The disability world is mourning the loss of one of its most respected campaigners, Baroness [Nicky] Chapman of Leeds.
The crossbench life peer, who died on 3 September aged 48, had been a member of the Lords since 2004.
Among her other roles, she chaired Leeds Centre for Integrated Living’s (LCIL) management committee, Habinteg Housing Association and Leeds United Disabled Organisation (LUDO).
Susan Morrell, manager of LCIL, said everyone connected with the organisation would be “devastated”, and that she personally had lost a “friend and support, particularly in difficult times”.
She said: “For me as a disabled woman, everything she did was because she was a disabled woman and had that personal experience of oppression and disabling barriers.”
She said Baroness Chapman was able to use her Lords position to speak out against attempts to legalise euthanasia.
In July, she was one of three disabled peers who joined Baroness Campbell in voting against attempts to weaken the law on assisted suicide.
Morrell said she also helped other disabled people fight for their rights, and had the understanding, force of character, and pragmatism, to fight the system.
She said: “Somebody with her energy, knowledge and understanding can take those fights forward, where other people could not because of oppression.
“She was a role model for a lot of people. She would say herself that nobody is replaceable but some people are very, very hard to replace.”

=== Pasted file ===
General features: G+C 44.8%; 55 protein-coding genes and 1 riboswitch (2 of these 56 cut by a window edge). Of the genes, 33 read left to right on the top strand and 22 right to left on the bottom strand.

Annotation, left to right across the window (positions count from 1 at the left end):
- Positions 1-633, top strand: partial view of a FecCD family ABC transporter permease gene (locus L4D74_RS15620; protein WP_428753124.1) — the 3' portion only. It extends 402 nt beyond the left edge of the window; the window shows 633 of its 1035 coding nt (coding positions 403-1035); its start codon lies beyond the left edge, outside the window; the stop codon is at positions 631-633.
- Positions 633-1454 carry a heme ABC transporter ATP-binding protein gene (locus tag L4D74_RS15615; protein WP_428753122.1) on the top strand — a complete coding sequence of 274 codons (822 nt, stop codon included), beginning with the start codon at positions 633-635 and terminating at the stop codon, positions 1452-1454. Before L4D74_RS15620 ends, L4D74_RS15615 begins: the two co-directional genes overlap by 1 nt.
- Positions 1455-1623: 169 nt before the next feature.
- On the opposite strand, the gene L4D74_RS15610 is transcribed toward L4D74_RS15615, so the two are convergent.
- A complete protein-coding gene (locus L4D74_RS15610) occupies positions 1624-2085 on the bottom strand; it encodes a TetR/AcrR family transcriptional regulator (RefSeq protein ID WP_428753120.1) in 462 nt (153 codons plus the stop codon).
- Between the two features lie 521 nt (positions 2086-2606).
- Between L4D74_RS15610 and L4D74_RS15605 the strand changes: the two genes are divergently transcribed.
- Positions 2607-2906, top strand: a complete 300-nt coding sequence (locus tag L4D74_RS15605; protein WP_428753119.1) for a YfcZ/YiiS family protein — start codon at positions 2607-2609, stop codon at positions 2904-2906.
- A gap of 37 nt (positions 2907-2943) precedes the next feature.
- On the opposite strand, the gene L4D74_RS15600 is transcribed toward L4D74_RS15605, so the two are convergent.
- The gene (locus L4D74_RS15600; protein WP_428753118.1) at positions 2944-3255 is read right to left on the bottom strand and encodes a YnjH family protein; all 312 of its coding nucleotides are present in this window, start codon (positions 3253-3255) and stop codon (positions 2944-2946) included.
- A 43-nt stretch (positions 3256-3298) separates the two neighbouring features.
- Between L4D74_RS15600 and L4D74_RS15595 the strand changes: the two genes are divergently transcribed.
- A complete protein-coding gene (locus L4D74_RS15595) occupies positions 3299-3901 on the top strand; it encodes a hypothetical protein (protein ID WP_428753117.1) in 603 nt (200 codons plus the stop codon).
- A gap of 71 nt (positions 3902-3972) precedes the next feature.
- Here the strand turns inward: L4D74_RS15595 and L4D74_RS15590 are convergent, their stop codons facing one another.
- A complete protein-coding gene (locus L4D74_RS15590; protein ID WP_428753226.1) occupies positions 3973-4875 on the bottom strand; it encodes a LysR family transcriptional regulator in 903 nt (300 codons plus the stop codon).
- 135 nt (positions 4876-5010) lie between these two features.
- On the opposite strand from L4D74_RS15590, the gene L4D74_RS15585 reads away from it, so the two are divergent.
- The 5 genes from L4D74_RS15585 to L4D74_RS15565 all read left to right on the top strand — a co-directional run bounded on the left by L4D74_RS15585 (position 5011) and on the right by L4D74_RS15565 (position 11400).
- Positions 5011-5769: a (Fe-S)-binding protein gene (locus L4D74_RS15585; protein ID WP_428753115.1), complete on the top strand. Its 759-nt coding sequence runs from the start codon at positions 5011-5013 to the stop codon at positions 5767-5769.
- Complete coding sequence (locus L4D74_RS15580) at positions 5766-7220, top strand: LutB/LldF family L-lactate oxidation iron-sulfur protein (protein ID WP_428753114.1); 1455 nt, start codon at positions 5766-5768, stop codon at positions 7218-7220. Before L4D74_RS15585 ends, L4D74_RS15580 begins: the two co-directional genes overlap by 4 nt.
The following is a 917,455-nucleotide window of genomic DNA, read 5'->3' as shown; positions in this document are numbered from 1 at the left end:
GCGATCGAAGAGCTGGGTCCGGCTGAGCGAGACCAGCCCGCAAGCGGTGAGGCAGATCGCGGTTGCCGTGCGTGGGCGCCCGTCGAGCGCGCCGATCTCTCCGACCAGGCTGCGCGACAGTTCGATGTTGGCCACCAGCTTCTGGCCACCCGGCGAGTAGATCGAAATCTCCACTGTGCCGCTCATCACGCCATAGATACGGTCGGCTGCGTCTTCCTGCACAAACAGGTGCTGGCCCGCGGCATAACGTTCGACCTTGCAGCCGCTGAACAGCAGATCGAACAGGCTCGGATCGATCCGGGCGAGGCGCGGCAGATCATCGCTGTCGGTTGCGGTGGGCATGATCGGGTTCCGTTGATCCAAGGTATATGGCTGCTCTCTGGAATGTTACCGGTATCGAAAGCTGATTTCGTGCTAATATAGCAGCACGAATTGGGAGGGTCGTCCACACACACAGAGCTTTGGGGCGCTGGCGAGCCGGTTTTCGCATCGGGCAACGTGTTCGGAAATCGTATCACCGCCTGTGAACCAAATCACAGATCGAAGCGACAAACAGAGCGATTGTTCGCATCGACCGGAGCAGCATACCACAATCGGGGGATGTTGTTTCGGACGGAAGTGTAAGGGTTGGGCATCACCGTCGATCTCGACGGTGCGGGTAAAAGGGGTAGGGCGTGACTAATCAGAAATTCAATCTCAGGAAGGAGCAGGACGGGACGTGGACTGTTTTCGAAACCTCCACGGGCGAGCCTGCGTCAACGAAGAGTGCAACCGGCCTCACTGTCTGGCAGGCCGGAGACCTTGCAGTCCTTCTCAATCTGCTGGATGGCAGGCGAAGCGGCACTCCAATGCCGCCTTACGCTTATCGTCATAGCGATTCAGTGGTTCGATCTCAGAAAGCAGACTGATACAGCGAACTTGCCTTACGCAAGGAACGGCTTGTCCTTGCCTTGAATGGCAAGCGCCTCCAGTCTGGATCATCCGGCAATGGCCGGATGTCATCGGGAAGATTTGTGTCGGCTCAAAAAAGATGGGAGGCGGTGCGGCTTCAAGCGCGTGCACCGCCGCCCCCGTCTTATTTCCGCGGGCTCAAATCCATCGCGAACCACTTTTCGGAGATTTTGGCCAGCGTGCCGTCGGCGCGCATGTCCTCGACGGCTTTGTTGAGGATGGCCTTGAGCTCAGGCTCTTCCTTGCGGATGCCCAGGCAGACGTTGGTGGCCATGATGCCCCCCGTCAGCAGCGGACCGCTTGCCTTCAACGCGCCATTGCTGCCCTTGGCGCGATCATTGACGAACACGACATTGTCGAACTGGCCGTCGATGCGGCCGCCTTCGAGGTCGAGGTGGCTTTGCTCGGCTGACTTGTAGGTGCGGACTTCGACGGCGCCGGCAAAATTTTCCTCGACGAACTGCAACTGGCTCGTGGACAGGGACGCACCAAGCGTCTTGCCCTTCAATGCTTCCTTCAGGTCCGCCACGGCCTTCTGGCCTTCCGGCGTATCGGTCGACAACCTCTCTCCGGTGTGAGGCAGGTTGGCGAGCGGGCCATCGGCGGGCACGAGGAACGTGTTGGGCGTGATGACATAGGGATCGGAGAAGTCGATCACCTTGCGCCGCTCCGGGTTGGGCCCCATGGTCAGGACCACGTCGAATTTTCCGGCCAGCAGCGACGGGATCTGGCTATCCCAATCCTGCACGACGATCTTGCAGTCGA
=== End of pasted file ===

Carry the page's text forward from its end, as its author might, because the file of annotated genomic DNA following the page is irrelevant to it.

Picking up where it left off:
As well as chairing Habinteg, which provides affordable, accessible homes, Baroness Chapman had been one of its tenants for 20 years.
Habinteg described her as “a passionate and inspirational leader” with “outspoken views” who had a “naturally persuasive wit and passion”, and championed social inclusion, accessible design and independent living.
Mike Donnelly, chief executive of Habinteg, who nominated Nicky Chapman as a people’s peer, said she was a “great champion of difference” and “lived her life fighting for the right to be respected and included”. He said he and many colleagues had lost a good friend.
Baroness Chapman was a passionate supporter of Leeds United. The team, who play in Coca-Cola Football League One, wore black armbands for their home match against Stockport County on 5 September. The club opened a book of condolences for fans to sign.
Shaun Harvey, the club’s chief executive, said: “She was inspirational, she was a fighter, she was a character, and she was devoted to everything she believed in.”
8 September 2009